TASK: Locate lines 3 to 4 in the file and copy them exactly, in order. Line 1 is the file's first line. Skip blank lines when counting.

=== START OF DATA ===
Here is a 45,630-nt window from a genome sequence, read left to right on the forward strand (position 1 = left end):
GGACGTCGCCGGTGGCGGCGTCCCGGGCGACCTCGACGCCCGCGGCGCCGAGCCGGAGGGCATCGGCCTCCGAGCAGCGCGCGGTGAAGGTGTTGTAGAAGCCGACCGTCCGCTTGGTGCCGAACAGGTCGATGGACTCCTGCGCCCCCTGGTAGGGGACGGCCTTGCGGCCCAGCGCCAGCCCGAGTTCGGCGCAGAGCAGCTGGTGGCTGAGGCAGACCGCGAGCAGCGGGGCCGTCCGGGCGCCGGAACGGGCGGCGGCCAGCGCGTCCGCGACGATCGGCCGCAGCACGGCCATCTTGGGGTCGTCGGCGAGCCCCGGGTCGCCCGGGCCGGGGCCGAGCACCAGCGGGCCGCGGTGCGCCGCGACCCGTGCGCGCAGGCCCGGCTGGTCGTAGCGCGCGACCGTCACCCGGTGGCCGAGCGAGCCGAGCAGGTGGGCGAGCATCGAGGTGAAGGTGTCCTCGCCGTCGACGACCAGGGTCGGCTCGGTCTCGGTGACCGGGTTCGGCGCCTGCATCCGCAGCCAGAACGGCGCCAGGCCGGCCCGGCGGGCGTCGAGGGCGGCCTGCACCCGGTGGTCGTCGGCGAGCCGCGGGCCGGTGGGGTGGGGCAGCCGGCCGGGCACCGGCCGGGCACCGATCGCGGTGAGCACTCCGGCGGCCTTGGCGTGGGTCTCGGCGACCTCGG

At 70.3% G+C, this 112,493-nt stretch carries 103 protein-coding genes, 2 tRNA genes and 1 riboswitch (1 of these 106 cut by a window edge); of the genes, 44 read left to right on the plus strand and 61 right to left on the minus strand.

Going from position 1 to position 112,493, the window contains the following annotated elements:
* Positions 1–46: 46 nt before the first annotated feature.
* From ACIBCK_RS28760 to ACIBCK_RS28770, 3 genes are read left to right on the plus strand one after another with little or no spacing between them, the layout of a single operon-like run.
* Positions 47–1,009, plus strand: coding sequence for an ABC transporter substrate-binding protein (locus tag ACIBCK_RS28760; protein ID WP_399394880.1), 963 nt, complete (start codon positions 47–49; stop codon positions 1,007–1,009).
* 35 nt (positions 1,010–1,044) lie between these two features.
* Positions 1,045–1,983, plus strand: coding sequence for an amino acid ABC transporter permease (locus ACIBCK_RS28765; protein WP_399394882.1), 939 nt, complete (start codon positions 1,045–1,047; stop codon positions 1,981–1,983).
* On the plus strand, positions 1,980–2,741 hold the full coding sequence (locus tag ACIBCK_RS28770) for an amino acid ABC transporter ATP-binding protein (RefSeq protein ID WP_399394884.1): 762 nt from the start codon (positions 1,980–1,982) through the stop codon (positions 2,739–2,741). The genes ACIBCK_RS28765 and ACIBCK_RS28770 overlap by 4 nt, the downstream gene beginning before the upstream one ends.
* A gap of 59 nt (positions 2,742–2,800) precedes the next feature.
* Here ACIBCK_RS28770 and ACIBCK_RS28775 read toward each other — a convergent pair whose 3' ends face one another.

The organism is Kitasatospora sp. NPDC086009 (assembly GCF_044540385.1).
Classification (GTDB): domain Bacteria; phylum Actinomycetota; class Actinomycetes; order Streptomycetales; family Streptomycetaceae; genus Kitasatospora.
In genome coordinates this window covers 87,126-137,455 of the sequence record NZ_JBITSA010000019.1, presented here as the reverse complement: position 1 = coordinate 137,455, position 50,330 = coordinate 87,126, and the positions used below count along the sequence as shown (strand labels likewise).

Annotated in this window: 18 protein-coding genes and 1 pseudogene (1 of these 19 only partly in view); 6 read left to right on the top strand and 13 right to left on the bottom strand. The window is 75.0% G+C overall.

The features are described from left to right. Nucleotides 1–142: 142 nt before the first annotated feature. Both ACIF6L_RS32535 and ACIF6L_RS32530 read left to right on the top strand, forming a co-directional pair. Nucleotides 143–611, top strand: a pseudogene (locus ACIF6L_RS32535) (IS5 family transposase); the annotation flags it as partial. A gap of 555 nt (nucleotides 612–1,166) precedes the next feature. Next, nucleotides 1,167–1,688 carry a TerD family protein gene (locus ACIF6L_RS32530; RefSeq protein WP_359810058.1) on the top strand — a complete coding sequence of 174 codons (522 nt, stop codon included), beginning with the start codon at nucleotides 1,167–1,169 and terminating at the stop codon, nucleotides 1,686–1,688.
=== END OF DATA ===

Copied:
At 70.3% G+C, this 112,493-nt stretch carries 103 protein-coding genes, 2 tRNA genes and 1 riboswitch (1 of these 106 cut by a window edge); of the genes, 44 read left to right on the plus strand and 61 right to left on the minus strand.

Going from position 1 to position 112,493, the window contains the following annotated elements: